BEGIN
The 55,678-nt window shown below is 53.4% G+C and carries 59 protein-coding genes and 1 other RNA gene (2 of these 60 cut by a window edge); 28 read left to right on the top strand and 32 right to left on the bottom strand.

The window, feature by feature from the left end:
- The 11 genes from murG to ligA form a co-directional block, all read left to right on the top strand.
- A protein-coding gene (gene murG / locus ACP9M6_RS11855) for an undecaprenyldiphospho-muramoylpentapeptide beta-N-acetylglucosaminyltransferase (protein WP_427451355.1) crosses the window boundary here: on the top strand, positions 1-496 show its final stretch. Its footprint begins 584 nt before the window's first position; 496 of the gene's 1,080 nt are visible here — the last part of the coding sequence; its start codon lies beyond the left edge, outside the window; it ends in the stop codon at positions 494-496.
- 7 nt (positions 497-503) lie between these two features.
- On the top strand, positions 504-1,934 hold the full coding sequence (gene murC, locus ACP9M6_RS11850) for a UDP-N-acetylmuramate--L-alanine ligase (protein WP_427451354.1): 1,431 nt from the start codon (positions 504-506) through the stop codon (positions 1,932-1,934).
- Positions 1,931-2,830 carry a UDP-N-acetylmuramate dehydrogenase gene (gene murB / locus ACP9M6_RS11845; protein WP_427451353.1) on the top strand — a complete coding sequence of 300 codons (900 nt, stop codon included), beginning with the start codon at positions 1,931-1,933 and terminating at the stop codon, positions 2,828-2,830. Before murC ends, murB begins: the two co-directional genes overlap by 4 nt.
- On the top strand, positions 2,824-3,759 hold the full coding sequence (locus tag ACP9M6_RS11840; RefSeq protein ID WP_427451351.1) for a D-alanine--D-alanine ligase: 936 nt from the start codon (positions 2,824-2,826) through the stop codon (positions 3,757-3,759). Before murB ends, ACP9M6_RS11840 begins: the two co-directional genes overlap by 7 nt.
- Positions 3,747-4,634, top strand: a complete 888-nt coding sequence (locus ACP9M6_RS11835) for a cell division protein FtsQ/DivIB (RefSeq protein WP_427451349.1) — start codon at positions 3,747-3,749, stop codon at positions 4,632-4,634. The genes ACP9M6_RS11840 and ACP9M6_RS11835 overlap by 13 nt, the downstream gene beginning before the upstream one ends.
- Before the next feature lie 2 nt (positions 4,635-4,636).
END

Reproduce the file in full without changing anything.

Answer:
The 55,678-nt window shown below is 53.4% G+C and carries 59 protein-coding genes and 1 other RNA gene (2 of these 60 cut by a window edge); 28 read left to right on the top strand and 32 right to left on the bottom strand.

The window, feature by feature from the left end:
- The 11 genes from murG to ligA form a co-directional block, all read left to right on the top strand.
- A protein-coding gene (gene murG / locus ACP9M6_RS11855) for an undecaprenyldiphospho-muramoylpentapeptide beta-N-acetylglucosaminyltransferase (protein WP_427451355.1) crosses the window boundary here: on the top strand, positions 1-496 show its final stretch. Its footprint begins 584 nt before the window's first position; 496 of the gene's 1,080 nt are visible here — the last part of the coding sequence; its start codon lies beyond the left edge, outside the window; it ends in the stop codon at positions 494-496.
- 7 nt (positions 497-503) lie between these two features.
- On the top strand, positions 504-1,934 hold the full coding sequence (gene murC, locus ACP9M6_RS11850) for a UDP-N-acetylmuramate--L-alanine ligase (protein WP_427451354.1): 1,431 nt from the start codon (positions 504-506) through the stop codon (positions 1,932-1,934).
- Positions 1,931-2,830 carry a UDP-N-acetylmuramate dehydrogenase gene (gene murB / locus ACP9M6_RS11845; protein WP_427451353.1) on the top strand — a complete coding sequence of 300 codons (900 nt, stop codon included), beginning with the start codon at positions 1,931-1,933 and terminating at the stop codon, positions 2,828-2,830. Before murC ends, murB begins: the two co-directional genes overlap by 4 nt.
- On the top strand, positions 2,824-3,759 hold the full coding sequence (locus tag ACP9M6_RS11840; RefSeq protein ID WP_427451351.1) for a D-alanine--D-alanine ligase: 936 nt from the start codon (positions 2,824-2,826) through the stop codon (positions 3,757-3,759). Before murB ends, ACP9M6_RS11840 begins: the two co-directional genes overlap by 7 nt.
- Positions 3,747-4,634, top strand: a complete 888-nt coding sequence (locus ACP9M6_RS11835) for a cell division protein FtsQ/DivIB (RefSeq protein WP_427451349.1) — start codon at positions 3,747-3,749, stop codon at positions 4,632-4,634. The genes ACP9M6_RS11840 and ACP9M6_RS11835 overlap by 13 nt, the downstream gene beginning before the upstream one ends.
- Before the next feature lie 2 nt (positions 4,635-4,636).